K AMPOT - A Cambodian general said the three Western hostages were executed by the Khmer Rouge, and bullet wounds were apparent on their bodies.
The general, who would not be named, said the graves were found on Oct 30 near the KR base where they were being held at Khnach Prei of Andoung Chik village near Phnom Vour. The general said soldiers were led to the graves by a KR defector.
He quoted the defector, who he refused to name, as saying that the three hostages were gunned down by one of KR Gen Nuon Paet's security guards on Sept 28.
Briton Mark Slater, 28, Australian David Wilson, 29, and Frenchman Jean-Michel Braquet, 28, were kidnapped after a train ambush on July 26.
Second Premier Hun Sen, during a brief visit to Kampot on Nov 1, expressed his condolences to the victims' families, saying: "It is a deep sorrow and a great loss for the Royal Government [of Cambodia].
"We deeply regret that the victims died unjustly, without having weapons, but rather cameras in their hands."
He condemned the KR for "murder and genocide" and called on the international community to speed up trial of the outlawed group's leaders: Pol Pot, Ta Mok, Son Sen and Khieu Samphan.
"The KR is the group to be condemned for genocide in Cambodia and killing of the foreign hostages both times," he added, referring to another incident that took place on Route 4 on April 11. In that incident, three foreigners were abducted then killed, allegedly by the KR.
Hun Sen said: "The KR is no longer a political organization but rather an international terrorist one."
The Cambodian government was not the one to be held responsible for the deaths of the foreigners and it has been victimized by problems arising from the hostage-taking, he said.
Based on intelligence reports, Hun Sen confirmed that the three backpackers were killed on Sept. 28 - nearly one month before the government army launched a full-scale assault on the KR base in the mountain on Oct. 24.
"So, it does not mean that because of the government attack the KR killed the hostages.
"They did so before the government attacked them," he said.
More than 3,000 ground forces accompanied by artillery were used by the government to mop up about 300 guerrillas scattered around the Phnom Vour base on Oct 25. They also took 169 weapons and brought out 600 peasants.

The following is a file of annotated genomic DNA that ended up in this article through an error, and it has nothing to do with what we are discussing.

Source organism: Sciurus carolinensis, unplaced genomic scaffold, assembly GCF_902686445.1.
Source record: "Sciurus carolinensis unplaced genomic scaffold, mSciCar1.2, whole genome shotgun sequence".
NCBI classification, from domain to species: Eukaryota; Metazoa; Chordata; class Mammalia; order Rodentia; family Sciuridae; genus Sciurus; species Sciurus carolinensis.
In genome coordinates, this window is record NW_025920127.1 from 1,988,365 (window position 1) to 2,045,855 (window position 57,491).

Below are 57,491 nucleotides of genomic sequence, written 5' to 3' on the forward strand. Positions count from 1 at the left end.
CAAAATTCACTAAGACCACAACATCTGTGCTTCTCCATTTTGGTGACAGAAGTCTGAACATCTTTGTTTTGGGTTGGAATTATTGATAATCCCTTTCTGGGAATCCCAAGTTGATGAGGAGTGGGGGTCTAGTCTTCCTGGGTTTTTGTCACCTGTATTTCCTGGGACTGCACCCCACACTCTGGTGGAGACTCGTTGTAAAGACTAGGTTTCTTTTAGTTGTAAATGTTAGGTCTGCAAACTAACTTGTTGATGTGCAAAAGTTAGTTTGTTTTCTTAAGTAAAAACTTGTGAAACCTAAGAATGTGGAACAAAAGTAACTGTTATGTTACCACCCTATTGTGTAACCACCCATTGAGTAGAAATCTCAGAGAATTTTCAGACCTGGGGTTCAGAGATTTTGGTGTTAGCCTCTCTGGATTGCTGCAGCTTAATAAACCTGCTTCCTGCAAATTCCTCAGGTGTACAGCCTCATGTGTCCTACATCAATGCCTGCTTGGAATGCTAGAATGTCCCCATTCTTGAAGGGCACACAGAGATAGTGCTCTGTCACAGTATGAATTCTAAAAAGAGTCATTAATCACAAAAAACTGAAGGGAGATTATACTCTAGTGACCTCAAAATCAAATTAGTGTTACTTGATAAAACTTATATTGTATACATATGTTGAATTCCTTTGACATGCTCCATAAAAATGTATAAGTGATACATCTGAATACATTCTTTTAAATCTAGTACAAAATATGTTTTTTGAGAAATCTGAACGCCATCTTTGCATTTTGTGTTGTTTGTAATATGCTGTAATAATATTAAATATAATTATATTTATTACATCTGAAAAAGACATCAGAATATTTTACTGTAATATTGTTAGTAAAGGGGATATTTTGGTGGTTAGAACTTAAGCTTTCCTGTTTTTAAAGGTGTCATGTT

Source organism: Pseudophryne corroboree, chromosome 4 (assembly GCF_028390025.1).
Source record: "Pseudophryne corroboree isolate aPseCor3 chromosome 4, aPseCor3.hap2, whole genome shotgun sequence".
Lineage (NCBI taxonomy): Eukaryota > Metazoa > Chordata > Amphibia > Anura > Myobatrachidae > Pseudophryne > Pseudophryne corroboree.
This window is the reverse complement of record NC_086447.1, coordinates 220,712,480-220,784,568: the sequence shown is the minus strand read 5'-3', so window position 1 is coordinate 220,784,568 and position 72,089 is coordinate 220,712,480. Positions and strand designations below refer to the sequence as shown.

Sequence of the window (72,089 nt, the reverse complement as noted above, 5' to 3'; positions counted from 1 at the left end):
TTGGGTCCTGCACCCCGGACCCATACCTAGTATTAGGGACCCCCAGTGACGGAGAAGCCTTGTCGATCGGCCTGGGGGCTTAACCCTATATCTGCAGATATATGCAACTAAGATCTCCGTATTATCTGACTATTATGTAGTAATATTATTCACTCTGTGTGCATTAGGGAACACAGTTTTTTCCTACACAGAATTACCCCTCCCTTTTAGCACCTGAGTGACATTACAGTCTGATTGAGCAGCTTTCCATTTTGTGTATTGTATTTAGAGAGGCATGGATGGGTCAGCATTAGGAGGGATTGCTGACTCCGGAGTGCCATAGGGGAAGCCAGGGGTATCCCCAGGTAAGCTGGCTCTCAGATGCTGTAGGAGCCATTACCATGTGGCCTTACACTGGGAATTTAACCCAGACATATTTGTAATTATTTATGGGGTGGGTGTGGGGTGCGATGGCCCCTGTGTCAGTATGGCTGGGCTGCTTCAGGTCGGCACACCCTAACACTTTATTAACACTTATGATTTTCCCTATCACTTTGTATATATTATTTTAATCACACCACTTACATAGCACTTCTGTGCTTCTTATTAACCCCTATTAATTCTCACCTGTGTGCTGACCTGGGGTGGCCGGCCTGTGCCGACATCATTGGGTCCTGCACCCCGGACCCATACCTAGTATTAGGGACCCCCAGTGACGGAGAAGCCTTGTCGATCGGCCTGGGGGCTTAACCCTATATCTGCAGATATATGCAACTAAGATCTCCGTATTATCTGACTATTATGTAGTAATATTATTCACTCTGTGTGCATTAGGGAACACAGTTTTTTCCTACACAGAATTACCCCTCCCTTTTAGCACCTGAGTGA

In previous interviews with the Post, Khmer Rouge defectors maintained that government shelling killed the hostages, not a Khmer Rouge execution.
On Wednesday Nov 2, representatives of the three countries, Australia, France and Britain, were taken to see the bodies of their countrymen at the site where the graves were first found. The bodies were due to be brought to Phnom Penh on Nov 3.
The press came under attack from Hun Sen who viewed coverage of the hostage crisis as jeopardizing ransom negotiations in August and encouraged the KR to seek political advantage over the deal.
He said: "I don't blame the press, but they seem to be pushing the hostages to die."
Colonel Chhouk Rin, who masterminded the train hijacking, split up with Paet and defected with 76 others to the government on Oct 15. He was instructed to lead the government forces to attack his former boss.
Asked whether Rin would face any legal action for his act of killing the train passengers and kidnapping the foreigners, Hun Sen replied: "Part of the affair is over. They [Chhouk Rin and his men] must have the right to join the national community and be ordinary citizens."
"We can not take this chance to punish them as they already left the KR to live with the national community. So, this issue should be put aside."
Wilson's family criticized Cambodia's amnesty policy, where the government allowed rebel defectors responsible for the kidnapping to be made corporals in the Cambodian army.
"This is confirmation that the greatest concern of the Cambodian government is to improve their own position against the KR, rather than to bring to justice those responsible for crimes against the international community," Wilson's family said in a statement released on Oct 30.
"They have seized the opportunity to do so at the expense of foreigner's lives."
They also blamed the Australian government for its failure to exert pressure on the Cambodian government to secure safety of the hostages and accused Canberra of running a scare campaign to silence David Wilson's relatives.
The affair was an embarrasssment to the Australian government, they said, as it was trying to foster better relations with Cambodia.
In the wake of news of the deaths, the British Embassy in Phnom Penh issued a statement advising their subjects not to visit Cambodia. Warning posters were put up around the city.
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